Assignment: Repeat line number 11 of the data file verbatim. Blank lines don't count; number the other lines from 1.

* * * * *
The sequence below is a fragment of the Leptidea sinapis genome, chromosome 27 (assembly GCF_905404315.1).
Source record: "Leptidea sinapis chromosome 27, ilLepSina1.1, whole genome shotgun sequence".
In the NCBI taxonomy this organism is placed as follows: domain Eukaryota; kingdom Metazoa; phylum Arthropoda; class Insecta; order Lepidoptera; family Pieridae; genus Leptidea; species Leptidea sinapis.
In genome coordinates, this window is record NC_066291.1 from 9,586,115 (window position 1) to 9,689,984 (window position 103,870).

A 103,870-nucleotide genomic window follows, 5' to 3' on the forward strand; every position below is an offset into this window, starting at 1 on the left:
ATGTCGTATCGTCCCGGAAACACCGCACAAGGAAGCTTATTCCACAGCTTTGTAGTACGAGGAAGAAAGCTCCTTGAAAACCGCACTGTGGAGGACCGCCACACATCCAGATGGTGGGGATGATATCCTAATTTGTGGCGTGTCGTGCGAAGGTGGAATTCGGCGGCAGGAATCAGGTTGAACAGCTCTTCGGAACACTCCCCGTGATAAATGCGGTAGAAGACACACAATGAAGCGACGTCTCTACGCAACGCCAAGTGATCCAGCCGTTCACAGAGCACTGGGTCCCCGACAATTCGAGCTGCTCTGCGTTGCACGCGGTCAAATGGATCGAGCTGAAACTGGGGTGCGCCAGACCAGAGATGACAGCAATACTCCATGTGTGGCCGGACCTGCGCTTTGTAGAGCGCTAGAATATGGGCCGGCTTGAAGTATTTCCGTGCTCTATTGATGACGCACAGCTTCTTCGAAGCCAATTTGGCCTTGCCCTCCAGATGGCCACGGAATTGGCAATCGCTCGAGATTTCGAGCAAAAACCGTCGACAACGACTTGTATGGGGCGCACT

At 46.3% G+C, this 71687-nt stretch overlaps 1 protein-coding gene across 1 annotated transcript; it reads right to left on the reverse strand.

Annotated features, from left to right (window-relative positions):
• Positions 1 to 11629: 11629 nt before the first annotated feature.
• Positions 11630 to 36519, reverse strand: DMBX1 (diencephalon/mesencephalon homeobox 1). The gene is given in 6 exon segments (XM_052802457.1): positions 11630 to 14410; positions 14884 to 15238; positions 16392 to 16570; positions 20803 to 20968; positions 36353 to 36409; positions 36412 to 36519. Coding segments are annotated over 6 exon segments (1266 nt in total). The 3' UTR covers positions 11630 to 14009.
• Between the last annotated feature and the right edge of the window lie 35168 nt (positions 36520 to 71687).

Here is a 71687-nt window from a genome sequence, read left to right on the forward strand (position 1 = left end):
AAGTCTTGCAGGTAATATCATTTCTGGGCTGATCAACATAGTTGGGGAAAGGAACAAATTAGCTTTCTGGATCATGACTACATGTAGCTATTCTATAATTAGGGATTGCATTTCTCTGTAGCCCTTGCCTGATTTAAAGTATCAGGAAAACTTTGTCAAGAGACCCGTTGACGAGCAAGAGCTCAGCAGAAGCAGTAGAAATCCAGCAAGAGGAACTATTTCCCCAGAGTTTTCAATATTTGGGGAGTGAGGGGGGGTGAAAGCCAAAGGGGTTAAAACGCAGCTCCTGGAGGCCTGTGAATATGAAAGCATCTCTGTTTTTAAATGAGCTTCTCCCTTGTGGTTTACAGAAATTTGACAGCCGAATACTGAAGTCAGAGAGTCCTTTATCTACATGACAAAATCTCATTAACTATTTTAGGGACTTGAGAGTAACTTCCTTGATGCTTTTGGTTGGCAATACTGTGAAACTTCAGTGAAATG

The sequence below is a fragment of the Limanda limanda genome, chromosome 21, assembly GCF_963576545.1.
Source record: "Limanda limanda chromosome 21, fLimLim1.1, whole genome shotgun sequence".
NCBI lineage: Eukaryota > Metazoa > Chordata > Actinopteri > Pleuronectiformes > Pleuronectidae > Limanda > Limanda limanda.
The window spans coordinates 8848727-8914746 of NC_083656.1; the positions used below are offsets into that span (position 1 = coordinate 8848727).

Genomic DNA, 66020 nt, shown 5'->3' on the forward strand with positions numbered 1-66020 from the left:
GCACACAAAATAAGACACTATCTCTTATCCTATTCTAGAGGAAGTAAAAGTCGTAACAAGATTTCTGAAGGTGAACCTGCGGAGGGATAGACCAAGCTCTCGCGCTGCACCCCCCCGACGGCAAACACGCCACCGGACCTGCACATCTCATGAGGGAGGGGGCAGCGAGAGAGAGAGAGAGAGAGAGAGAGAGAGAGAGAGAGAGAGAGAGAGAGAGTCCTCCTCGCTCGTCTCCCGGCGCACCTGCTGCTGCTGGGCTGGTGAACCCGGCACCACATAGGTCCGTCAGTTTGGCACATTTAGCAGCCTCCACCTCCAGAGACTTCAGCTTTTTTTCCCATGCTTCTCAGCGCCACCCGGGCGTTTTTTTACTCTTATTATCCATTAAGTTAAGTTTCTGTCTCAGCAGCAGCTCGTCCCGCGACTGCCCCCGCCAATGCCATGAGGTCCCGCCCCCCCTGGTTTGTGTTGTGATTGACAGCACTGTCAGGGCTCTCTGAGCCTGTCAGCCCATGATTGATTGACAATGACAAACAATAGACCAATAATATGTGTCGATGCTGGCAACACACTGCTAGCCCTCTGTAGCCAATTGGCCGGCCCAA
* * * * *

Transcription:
• Between the last annotated feature and the right edge of the window lie 35168 nt (positions 36520 to 71687).